5@5 is a daily, food-related list from chefs, writers, political pundits, musicians, actors, and all manner of opinionated people from around the globe.
Ming Tsai opened the doors of Blue Ginger restaurant in Wellesley, Massachusetts, more than 10 years ago. Since then, he's earned two James Beard Foundation Awards, hosted three Emmy-nominated cooking shows, authored four cookbooks and come October 3, will compete on Season 3 of Food Network's "The Next Iron Chef" alongside our Waffle House-loving friend, Mr. Bryan Caswell.
Before that whole shebang, you'd most likely chance upon Tsai as a young whippersnapper in the kitchen with his mom and dad at their family-owned restaurant, Mandarin Kitchen, in Dayton, Ohio.
And now, even after a Le Cordon Bleu eduction, training under renown chefs and a decade running his own restaurant, Tsai remains convinced that mama really does know best.
Five Things My Mom Taught Me in the Kitchen that I Still Use Today: Ming Tsai
1. Dumpling Skins: keep the edges thinner than the middle
"To this day, my mom is still better at making dumplings than me. As early as two years old, we would gather with my brother, dad and grandparents to make dumplings. It was a social event for my family, and it was time for my brother and I to have fun and make a mess. My mother's method was to keep the edges of the skin thinner than the middle. This way when you fold and seal them, the thickness is the same all around. Whether I make my own or use store-bought skins, I always make sure to follow her teachings."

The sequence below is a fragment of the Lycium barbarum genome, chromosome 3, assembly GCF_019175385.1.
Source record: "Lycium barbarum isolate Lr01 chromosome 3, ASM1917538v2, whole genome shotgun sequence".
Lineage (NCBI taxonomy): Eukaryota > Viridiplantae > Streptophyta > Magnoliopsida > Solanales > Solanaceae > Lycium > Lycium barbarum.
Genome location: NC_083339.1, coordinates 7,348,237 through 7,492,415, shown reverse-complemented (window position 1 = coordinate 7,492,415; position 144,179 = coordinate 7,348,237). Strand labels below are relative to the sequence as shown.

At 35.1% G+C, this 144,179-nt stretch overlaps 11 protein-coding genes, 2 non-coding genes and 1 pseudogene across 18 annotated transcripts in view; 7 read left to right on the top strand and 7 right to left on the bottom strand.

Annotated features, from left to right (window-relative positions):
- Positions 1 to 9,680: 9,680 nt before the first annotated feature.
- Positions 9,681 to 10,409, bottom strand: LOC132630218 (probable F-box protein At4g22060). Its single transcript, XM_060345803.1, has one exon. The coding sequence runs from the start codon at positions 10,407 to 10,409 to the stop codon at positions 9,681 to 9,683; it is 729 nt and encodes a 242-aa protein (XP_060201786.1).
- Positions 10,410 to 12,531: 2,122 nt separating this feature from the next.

2. It's O.K. to play with your chopstick wrappers
"My mom loved origami and would occupy us often out at restaurants with her paper creations. She could make anything. The most practical was to make chopstick rests out of our wrappers. It's a great trick to know - most restaurants don't provide you with rests and this gives you a way to keep your chopsticks off the tables. My kids love doing this today. It's a family thing!"
3. You can never have too much rice
"My mom's rule if you’re making rice is to make double. Day-old rice is best for when you are making a stir-fried rice dish. She would always make extra purposely when cooking rice - this way we could have a stir-fry dish the next day. Mom's tips on rice: it is best to transfer your extra to a storage container and break it up a little, but not too much, to store in your refrigerator. Use wet hands to break it up because this helps with the rice sticking."
4. Always plan on 20 percent more
"When we were younger, my family would cater. My mom always had us bring 20 percent more than what the customer had asked for. This didn't cost us much to do, but we were ready if more people arrived. It's also part of our Chinese culture that we never leave a table hungry. I still practice this today in my restaurant."
5. One for all plus extra!
"Whenever we go to a Chinese restaurant, my mom always had us each select our dish for the table. She then would always double it and add a noodle dish. This way everyone at the table gets to try something different. I feel if you don't leave a Chinese restaurant with a bag then you didn't order correctly. My mom would then turn the leftovers into other meals, sometimes putting her own spin by adding more to the dish."
Did your mom, dad or other family member teach you a valuable cooking lesson growing up? Share your culinary wisdom in the comments below.
Is there someone you'd like to see in the hot seat? Let us know in the comments below and if we agree, we'll do our best to chase 'em down.
Your mom sounds like a wise and wonderful lady. :>
Is it possible to give tofu the taste and texture of whale and dolphin? If it can, then perhaps the Japanese would accept it and stop the needless and senseless killing of those beautiful creatures.